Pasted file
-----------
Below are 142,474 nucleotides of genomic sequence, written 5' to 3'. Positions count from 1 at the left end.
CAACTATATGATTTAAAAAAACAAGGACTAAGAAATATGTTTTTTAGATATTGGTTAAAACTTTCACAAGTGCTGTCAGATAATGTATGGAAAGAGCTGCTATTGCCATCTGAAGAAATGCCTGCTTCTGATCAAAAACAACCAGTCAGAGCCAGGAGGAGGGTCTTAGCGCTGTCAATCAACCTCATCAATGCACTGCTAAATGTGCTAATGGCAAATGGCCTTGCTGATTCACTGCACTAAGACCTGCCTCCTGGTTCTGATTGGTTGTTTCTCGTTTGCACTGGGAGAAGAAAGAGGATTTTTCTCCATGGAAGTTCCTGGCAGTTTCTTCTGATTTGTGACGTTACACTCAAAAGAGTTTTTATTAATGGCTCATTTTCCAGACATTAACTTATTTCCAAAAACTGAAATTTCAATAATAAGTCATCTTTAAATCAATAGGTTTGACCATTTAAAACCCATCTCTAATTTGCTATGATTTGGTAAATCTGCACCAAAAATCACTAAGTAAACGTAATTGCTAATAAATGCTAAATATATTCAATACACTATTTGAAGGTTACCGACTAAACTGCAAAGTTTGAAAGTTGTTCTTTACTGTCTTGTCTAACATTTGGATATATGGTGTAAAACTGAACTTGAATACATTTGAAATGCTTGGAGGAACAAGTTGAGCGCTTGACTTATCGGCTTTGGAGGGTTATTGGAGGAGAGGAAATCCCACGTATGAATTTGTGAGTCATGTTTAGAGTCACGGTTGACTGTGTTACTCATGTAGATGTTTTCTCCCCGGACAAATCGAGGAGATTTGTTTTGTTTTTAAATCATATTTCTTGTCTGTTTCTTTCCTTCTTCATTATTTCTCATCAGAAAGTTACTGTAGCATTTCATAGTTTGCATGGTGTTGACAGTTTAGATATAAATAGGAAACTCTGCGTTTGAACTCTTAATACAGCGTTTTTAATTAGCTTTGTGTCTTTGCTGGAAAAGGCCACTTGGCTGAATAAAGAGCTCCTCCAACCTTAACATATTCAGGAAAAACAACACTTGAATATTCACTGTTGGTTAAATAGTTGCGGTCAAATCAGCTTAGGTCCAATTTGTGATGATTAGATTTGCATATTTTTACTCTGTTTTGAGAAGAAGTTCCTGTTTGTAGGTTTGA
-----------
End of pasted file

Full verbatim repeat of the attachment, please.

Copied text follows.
Below are 142,474 nucleotides of genomic sequence, written 5' to 3'. Positions count from 1 at the left end.
CAACTATATGATTTAAAAAAACAAGGACTAAGAAATATGTTTTTTAGATATTGGTTAAAACTTTCACAAGTGCTGTCAGATAATGTATGGAAAGAGCTGCTATTGCCATCTGAAGAAATGCCTGCTTCTGATCAAAAACAACCAGTCAGAGCCAGGAGGAGGGTCTTAGCGCTGTCAATCAACCTCATCAATGCACTGCTAAATGTGCTAATGGCAAATGGCCTTGCTGATTCACTGCACTAAGACCTGCCTCCTGGTTCTGATTGGTTGTTTCTCGTTTGCACTGGGAGAAGAAAGAGGATTTTTCTCCATGGAAGTTCCTGGCAGTTTCTTCTGATTTGTGACGTTACACTCAAAAGAGTTTTTATTAATGGCTCATTTTCCAGACATTAACTTATTTCCAAAAACTGAAATTTCAATAATAAGTCATCTTTAAATCAATAGGTTTGACCATTTAAAACCCATCTCTAATTTGCTATGATTTGGTAAATCTGCACCAAAAATCACTAAGTAAACGTAATTGCTAATAAATGCTAAATATATTCAATACACTATTTGAAGGTTACCGACTAAACTGCAAAGTTTGAAAGTTGTTCTTTACTGTCTTGTCTAACATTTGGATATATGGTGTAAAACTGAACTTGAATACATTTGAAATGCTTGGAGGAACAAGTTGAGCGCTTGACTTATCGGCTTTGGAGGGTTATTGGAGGAGAGGAAATCCCACGTATGAATTTGTGAGTCATGTTTAGAGTCACGGTTGACTGTGTTACTCATGTAGATGTTTTCTCCCCGGACAAATCGAGGAGATTTGTTTTGTTTTTAAATCATATTTCTTGTCTGTTTCTTTCCTTCTTCATTATTTCTCATCAGAAAGTTACTGTAGCATTTCATAGTTTGCATGGTGTTGACAGTTTAGATATAAATAGGAAACTCTGCGTTTGAACTCTTAATACAGCGTTTTTAATTAGCTTTGTGTCTTTGCTGGAAAAGGCCACTTGGCTGAATAAAGAGCTCCTCCAACCTTAACATATTCAGGAAAAACAACACTTGAATATTCACTGTTGGTTAAATAGTTGCGGTCAAATCAGCTTAGGTCCAATTTGTGATGATTAGATTTGCATATTTTTACTCTGTTTTGAGAAGAAGTTCCTGTTTGTAGGTTTGA